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Aldous Huxley

Theme Analysis

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          Throughout his books, Aldous Huxley has portrayed many outgoing themes. For example, one of the major themes of Huxley’s Brave New World is how the use of technology controls society. This theme is shown throughout the novel with the rigid control of reproduction through technological and medical intervention, which includes surgically removing the ovaries of women and hypnopaedic conditioning.  The theme of technology controlling society is also shown in the book with the creation of complicated entertainment machines. These machines generate both harmless leisure and the high levels of consumption, as well as the production, which are the basis of the World State’s stability. The drug Soma is a another example of the kind of medical, biological, and psychological technologies that Huxley’s Brave New World emphasizes on.

          In this book, the state uses science as a method of building technology that is able to create a seamless, happy, and superficial world. The state also sensors and limits individualistic scientific research because of the fear that they might be overturned. The government focuses on the happiness and stability of the people. Nonetheless, they still use the results of scientific research, inasmuch as they contribute technologies for controlling purposes, but it does not support science itself. This theme is well connected with another major theme of the government controlling the behavior and actions of its people, with the use of technology starting from birth to death, to preserve its own stability and power.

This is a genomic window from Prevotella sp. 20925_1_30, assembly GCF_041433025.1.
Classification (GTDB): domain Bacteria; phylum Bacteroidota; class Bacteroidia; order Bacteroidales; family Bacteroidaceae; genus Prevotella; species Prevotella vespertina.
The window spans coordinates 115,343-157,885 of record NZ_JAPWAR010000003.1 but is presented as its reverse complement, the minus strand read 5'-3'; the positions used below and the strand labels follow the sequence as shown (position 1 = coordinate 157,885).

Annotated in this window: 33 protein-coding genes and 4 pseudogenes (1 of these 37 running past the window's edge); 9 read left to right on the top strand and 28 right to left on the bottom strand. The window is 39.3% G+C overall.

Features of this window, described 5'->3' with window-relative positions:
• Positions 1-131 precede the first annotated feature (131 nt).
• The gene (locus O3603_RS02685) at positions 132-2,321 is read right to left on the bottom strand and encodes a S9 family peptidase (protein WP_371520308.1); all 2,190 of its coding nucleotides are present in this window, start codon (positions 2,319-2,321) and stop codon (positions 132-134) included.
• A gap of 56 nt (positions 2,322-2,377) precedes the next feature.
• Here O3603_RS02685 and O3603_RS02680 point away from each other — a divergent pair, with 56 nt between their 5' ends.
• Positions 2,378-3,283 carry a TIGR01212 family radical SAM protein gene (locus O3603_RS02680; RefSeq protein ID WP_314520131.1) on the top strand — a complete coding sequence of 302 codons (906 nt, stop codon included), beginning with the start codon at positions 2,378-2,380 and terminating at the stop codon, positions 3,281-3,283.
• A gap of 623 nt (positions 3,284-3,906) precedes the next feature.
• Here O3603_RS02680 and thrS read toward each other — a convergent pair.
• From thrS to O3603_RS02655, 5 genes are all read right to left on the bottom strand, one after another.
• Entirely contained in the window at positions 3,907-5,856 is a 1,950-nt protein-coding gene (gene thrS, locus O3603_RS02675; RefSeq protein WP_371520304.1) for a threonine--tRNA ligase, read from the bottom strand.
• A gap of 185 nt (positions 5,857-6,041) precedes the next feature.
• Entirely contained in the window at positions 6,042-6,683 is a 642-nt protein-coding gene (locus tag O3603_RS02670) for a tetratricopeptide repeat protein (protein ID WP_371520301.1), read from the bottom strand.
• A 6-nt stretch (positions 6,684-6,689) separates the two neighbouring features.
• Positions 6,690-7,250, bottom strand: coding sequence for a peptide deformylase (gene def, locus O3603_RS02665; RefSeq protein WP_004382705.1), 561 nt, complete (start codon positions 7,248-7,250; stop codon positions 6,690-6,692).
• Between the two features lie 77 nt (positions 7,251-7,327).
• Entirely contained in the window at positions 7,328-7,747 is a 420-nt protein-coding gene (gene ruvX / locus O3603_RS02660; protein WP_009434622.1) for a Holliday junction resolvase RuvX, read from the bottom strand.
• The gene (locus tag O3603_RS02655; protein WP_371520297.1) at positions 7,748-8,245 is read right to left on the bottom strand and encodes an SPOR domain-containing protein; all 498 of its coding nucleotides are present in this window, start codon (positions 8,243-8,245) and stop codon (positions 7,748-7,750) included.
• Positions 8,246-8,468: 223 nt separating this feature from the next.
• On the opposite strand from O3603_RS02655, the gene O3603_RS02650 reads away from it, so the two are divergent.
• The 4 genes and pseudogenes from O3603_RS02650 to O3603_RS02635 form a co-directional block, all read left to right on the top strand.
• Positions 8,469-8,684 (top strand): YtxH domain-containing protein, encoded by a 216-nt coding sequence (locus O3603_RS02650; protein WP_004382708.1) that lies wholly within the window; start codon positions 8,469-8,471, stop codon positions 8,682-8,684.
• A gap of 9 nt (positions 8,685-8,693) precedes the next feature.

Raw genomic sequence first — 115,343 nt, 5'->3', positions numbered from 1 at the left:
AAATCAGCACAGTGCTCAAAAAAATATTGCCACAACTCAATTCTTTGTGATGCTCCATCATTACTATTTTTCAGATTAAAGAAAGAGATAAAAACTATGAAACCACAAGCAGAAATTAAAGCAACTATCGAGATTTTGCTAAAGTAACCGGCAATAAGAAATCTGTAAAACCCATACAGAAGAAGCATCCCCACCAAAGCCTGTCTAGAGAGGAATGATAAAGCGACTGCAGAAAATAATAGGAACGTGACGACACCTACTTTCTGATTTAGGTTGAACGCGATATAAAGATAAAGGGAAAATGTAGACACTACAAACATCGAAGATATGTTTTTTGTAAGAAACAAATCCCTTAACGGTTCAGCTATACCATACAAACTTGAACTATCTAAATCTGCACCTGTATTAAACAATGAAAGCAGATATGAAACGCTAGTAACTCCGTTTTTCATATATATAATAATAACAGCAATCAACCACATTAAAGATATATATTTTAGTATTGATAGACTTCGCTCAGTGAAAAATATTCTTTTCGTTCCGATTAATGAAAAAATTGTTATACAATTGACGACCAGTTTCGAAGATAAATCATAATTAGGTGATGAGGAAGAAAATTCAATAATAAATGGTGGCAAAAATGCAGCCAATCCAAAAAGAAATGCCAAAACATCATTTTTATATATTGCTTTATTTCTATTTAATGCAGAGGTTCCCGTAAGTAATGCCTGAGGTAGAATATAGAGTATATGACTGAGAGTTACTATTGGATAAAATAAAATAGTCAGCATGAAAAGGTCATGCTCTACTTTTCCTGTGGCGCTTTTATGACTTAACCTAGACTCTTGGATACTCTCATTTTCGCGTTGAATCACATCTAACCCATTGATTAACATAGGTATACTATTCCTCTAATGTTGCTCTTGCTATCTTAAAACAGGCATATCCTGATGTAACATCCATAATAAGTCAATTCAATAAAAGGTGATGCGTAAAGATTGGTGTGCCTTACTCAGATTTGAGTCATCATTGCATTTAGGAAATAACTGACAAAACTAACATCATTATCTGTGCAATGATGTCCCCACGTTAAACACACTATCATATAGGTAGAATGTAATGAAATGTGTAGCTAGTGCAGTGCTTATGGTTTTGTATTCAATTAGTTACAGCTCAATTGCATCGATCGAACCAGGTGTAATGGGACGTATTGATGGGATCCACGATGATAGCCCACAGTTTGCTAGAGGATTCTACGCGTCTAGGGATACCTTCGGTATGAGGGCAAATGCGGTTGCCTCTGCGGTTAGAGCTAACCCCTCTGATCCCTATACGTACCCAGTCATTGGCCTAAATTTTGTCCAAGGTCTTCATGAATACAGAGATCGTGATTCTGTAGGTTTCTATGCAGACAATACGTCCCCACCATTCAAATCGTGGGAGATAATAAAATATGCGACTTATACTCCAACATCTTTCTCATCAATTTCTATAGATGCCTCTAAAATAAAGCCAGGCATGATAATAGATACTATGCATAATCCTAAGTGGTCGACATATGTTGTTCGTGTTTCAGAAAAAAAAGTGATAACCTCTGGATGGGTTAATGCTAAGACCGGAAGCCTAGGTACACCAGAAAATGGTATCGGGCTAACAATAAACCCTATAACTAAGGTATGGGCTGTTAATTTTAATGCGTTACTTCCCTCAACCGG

Also, an important theme of Brave New World is society as a consumer, who is interested mainly in the materialistic aspect of life. In the novel, individual happiness is defined as the ability to satisfying needs, and success as a society is equated with economic growth and prosperity. In his other major book, Island, Huxley’s major themes and ideas are focused in the Post World War II decades. These themes were also the subject of many of his non-fiction books of essays, which includes Brave New World Revisited, Tomorrow and Tomorrow and Tomorrow, The Doors of Perception, and the Perennial Philosophy. These themes include overpopulation, the concern of the environment, modernization, democracy, mysticism, entheogens, and soma type drugs. In his other major work, Point Counter Point, explores on the themes of de-humanization and the pointlessness of the modern world. The book is has many mismatched couples, people that are committed to psychological and political opposites. Point Counter Point, which is one of Huxley’s longest novels, is full of philosophical arguments, which were some of the things he saw that was going on around the world he was living.